What a difference half a day makes


Normally when I travel to work instead of working from home, I’m away for a total of twelve and a half hours. And normally I try to actually work all that time on the bus and the train, so as not to waste it. Needless to say, I’m exhausted when I come home, and there’s nothing of the day left. All I have time and energy for is dinner, an episode of a TV series, and bed.

Today, inspired by the new insights my bullet journal is giving me, I decided to change it up. I mean, is it worth it to run myself into the ground just to be able to shave off a few hours on Friday? No. So today I worked an ordinary eight hour day instead, and the results were amazing.




I had so much time! I could photograph, and edit, and write, and all sorts of creative stuff that really is my lifeblood. And as if to cheer me on, the sun came out the moment I came home, and it stayed out while I strayed through the woods and snapped my photos. It felt like I was out there for an eternity, and yet only two and a half hours have passed!


No matter how tired I am, the forest always manages to rejuvenate me.



I can never get enough of these seeds!




I’ll be honest: once I got home again and started loading all my photos into the computer, I did feel a teensy bit tired again. I mean, I did wake up at 4.30 this morning. It’s just that I forget about being tired while I’m out there in the forest, crouching in the moss to capture those backlit leaves.


But being tired is fine, because you know what? Tomorrow I’m changing it up again and taking the 8.40 bus instead of the 5.35 one and staying later at work.

Variatio delectat!

So you want to be productive?


Why did I start bullet journalling? To get more organized and productive, of course, just like everyone else. I wanted some help in following through on my commitments. Avoid forgetting stuff. And I’m loving it, I really am, but not for the reasons I thought. Because you know what bullet journalling doesn’t help with? Not wanting to be productive. Not wanting to do the tasks you put in it.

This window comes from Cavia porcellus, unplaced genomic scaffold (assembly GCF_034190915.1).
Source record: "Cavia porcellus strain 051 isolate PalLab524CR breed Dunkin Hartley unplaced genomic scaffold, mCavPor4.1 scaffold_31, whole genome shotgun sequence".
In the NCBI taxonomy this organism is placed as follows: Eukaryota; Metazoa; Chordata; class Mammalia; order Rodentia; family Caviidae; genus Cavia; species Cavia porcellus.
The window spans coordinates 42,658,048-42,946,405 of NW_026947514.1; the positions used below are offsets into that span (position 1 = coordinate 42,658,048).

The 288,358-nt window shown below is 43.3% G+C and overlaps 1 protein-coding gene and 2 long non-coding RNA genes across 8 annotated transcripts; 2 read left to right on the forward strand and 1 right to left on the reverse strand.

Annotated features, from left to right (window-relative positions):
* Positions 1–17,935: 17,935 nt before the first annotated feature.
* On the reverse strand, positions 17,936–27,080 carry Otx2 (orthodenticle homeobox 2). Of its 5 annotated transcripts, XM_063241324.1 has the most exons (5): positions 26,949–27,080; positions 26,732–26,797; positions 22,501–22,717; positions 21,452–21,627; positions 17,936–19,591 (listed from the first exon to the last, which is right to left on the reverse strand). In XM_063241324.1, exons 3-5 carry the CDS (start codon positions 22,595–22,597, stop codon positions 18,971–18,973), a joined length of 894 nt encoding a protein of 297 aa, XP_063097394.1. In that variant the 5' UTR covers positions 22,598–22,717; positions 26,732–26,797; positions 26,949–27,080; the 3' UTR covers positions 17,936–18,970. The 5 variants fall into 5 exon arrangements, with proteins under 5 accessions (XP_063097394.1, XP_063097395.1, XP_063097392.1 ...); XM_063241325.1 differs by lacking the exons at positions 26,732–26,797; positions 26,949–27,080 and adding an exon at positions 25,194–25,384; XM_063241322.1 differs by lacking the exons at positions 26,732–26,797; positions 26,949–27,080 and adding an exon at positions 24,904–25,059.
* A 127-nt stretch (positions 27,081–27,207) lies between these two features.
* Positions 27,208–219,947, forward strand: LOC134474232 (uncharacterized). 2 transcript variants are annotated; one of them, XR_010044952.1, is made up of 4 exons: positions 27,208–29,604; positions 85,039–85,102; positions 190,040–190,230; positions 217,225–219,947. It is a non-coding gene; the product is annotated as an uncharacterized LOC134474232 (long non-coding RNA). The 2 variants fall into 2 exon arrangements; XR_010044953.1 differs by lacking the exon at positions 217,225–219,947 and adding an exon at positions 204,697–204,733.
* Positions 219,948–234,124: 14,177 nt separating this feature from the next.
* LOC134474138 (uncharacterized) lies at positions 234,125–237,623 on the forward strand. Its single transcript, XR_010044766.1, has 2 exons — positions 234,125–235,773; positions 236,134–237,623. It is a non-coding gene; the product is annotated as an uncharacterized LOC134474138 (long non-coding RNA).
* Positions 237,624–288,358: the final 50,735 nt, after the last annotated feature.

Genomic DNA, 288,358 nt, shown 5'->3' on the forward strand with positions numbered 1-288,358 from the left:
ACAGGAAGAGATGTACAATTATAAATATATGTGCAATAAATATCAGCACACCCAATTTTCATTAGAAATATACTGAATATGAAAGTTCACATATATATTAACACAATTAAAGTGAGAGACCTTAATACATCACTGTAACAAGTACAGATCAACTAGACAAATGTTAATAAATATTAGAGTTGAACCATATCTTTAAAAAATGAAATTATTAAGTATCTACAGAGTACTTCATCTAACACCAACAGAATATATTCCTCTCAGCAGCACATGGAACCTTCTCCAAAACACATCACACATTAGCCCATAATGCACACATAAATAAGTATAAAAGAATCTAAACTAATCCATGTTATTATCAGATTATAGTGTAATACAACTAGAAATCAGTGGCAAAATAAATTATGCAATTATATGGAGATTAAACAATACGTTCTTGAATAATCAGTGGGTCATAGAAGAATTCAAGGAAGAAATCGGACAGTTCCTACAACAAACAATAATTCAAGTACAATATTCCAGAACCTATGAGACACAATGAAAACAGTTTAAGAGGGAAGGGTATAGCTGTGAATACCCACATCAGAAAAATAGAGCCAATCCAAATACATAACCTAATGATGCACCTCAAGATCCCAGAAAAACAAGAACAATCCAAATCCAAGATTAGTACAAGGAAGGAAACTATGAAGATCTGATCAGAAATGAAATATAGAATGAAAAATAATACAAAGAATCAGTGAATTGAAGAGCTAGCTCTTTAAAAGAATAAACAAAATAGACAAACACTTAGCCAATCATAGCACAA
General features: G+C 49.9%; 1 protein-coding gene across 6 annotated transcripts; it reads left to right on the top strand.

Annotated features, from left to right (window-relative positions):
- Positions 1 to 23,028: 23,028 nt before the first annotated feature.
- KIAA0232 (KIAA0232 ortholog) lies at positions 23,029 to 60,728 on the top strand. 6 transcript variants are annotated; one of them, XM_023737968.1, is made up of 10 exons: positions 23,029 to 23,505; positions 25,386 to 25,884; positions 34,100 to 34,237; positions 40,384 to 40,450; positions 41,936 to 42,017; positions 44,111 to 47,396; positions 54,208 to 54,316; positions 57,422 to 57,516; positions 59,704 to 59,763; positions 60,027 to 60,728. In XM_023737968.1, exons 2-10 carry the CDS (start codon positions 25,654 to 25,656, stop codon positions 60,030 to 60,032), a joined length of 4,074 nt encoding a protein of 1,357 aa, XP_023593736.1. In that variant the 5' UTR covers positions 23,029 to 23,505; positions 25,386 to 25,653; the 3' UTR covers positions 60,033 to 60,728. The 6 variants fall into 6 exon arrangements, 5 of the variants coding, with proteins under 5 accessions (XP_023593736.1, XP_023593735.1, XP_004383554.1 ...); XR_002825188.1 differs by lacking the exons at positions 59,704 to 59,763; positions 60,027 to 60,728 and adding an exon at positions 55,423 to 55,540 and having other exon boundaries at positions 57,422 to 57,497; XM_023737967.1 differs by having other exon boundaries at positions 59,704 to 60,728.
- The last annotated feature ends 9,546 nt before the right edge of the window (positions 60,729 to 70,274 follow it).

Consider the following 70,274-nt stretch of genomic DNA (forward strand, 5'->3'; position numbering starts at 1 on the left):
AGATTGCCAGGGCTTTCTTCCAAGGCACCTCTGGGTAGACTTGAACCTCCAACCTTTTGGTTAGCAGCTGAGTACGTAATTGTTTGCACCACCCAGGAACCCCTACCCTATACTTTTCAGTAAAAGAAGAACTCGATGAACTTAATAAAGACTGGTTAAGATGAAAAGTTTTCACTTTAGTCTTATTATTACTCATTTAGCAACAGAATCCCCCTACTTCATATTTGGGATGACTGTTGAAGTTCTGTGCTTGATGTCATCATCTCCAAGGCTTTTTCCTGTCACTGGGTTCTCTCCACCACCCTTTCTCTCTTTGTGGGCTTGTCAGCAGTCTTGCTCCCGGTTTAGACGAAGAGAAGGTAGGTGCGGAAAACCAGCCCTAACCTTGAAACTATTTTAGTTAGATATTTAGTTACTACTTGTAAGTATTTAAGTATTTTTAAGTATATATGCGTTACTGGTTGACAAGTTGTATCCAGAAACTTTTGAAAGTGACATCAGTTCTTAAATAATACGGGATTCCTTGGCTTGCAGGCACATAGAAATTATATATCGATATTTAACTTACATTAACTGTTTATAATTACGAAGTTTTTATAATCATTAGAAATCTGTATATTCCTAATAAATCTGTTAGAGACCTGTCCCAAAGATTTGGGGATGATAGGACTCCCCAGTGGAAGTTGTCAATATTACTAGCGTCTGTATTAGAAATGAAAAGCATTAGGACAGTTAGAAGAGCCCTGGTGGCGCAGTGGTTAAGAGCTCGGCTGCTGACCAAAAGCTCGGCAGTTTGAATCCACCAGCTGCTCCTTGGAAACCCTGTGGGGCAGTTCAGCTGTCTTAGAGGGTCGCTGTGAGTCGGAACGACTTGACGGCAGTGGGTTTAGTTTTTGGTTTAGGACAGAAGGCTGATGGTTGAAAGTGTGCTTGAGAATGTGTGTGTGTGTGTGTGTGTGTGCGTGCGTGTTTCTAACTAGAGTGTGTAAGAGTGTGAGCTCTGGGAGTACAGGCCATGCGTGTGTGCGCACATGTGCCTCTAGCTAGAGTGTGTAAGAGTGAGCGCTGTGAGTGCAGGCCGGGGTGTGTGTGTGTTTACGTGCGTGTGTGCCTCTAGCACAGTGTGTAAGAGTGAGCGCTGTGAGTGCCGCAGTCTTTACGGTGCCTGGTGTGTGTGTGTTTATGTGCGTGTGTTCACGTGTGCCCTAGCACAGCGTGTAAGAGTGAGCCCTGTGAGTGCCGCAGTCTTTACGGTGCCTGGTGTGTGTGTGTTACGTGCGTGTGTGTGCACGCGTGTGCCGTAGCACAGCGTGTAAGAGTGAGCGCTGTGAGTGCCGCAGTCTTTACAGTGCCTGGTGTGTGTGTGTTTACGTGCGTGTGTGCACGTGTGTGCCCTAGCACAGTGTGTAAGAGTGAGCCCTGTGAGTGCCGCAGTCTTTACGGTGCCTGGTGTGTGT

I mean, today’s ideal is to work yourself to death. Fine, if that’s your kink. I won’t shame it. But it most certainly isn’t mine. I recently turned 42, but I’m going on ten and no mistake. When I was preparing to receive my guests on the big day, I considered trying to do something about the mess in our dining room, and then I thought, “Fuck it. Exactly who are we celebrating here? Yeah, that’s right: ME. And what am I like? I’m messy and quirky and charming as fuck in my inability to keep things together.”

My home can look like this.
But usually it doesn’t.

So I didn’t clean. Shock horror. But you know what else? My guests probably didn’t notice, because even when I do clean, the house looks absolutely filthy compared to other people’s homes. Clutter, clutter everywhere, and so be it, you know? I’ve come about halfway in this game called life. Time to stop beating myself up for being a typical creative.

Which is why I can spend half a day on pages like these, where all I really end up with is a collection of ideas for my novel which already sort of had a digital home in my “Neptune” folder.
But come on – this is much more inspiring! Who cares that it took a long time to do? What else is more important than having fun and developing your talents? The dishes can wait.

Still, I do want to achieve a level of non-ickyness where I live, and I do want to tick off my most important tasks, and maybe even publish another book soonish. So that’s where the bullet journal should come in, and perhaps does in an oblique sort of way. (I’m killing this blog post, btw. Totally rocking the structure part of it.)

Anywayyyyyy. How does the bullet journal help? It keeps me on the straight and narrow when it comes to absolutely essential stuff I need to do. Everything is gathered in one place, and I get visual confirmation when I achieve my projects.